Anti-Discrimination Ordinance

As you probably know, a group of religious leaders in Manhattan has gone on record with the City Commission supporting an ordinance to protect gay, lesbian, bisexual and transgender people from discrimination in employment and public accommodations. Here is what the letter read at the December 1 meeting says:

Distinguished Commissioners:

As religious leaders, our traditions and denominations have different theological positions about many matters, including some of the specifics around sexual orientation and gender identity. One thing we can agree on, though, without equivocation, is that neither gender identity nor sexual orientation justifies discrimination in employment or public accommodation.

While same-sex marriage is now legal, there are still areas of equality that need to be addressed. When the state threatens to find gay men and lesbians unfit as parents, simply based on their sexual orientation, we can be sure that discrimination is alive and has not been driven underground. Yet, no federal or state law prohibits that kind of treatment. There are also no federal or state laws prohibiting discrimination in hiring practices or housing. LGBT people can still be fired simply because of their sexual orientation or gender identity.

We feel the need to speak out on this issue because religion is often cited as a justification for discriminatory action against gay, lesbian, bisexual and transgender citizens. Our religious values oppose such bias and judgment, encouraging instead adherence to the principle of love for neighbor. Discrimination justified by religion is still discrimination.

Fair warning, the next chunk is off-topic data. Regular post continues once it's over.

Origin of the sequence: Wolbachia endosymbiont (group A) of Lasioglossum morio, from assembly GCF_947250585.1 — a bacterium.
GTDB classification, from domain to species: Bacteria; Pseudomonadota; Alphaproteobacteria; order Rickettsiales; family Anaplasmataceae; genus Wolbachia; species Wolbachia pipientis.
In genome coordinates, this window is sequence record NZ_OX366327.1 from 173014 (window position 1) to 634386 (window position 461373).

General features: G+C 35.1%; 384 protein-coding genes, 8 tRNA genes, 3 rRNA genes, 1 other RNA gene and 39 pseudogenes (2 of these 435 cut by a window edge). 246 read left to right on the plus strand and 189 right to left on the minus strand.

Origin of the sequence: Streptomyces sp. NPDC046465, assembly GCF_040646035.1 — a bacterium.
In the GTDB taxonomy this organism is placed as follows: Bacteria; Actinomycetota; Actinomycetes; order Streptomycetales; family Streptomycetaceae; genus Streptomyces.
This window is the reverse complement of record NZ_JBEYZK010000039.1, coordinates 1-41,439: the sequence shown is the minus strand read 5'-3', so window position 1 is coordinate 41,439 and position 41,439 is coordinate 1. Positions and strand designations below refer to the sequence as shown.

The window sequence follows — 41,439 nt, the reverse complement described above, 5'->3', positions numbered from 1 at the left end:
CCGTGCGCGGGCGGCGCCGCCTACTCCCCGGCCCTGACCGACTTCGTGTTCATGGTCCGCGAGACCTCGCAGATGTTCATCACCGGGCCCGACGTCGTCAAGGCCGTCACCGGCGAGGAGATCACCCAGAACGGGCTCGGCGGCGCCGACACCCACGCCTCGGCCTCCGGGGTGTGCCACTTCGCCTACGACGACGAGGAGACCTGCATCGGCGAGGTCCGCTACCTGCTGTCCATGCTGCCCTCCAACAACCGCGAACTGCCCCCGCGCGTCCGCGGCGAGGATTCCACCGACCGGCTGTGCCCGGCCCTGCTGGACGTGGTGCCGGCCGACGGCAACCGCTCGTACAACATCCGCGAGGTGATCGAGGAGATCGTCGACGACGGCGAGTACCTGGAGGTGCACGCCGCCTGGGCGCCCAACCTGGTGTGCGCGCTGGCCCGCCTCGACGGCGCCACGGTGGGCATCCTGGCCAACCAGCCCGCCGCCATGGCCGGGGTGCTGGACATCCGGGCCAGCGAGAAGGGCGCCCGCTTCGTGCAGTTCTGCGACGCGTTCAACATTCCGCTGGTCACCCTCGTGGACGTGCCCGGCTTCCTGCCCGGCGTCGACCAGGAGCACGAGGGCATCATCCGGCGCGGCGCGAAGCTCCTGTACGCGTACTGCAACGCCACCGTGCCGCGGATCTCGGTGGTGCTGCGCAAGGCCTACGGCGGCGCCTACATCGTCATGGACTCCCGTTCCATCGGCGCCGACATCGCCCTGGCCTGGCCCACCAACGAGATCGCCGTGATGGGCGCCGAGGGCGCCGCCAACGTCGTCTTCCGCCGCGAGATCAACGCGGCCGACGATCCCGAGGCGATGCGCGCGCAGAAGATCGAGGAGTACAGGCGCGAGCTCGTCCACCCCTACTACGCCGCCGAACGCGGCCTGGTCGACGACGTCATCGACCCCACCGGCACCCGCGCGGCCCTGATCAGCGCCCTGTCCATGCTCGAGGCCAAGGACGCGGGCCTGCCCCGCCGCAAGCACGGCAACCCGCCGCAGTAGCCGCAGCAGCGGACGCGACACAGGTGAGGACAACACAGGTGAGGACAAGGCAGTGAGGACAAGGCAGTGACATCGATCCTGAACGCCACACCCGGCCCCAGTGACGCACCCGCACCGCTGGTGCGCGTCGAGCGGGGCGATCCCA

We appreciate that Manhattan has implemented a policy to prohibit hiring discrimination for city employees due to sexual orientation, but more needs to be done. Other Kansas cities have created ordinances to provide protections which prohibit discrimination on the basis of sexual orientation and gender identity. We can, and should, do the same. We urge attention to this by our City Commission.

Thirteen ministers and pastors have signed the letter to date, and we are seeking more. If you missed the local media coverage, you can see the TV report here: http://ksnt.com/2015/12/04/manhattan-pastors-ask-for-anti-discrimination-ordinance/.

Of course, we recognize that more needs to be done than simply saying change must happen. This will likely be a lengthy and time-consuming effort that will involve much more than the religious community. Let me know if there are ways you would like to help.

In faith and freedom,
Jonalu

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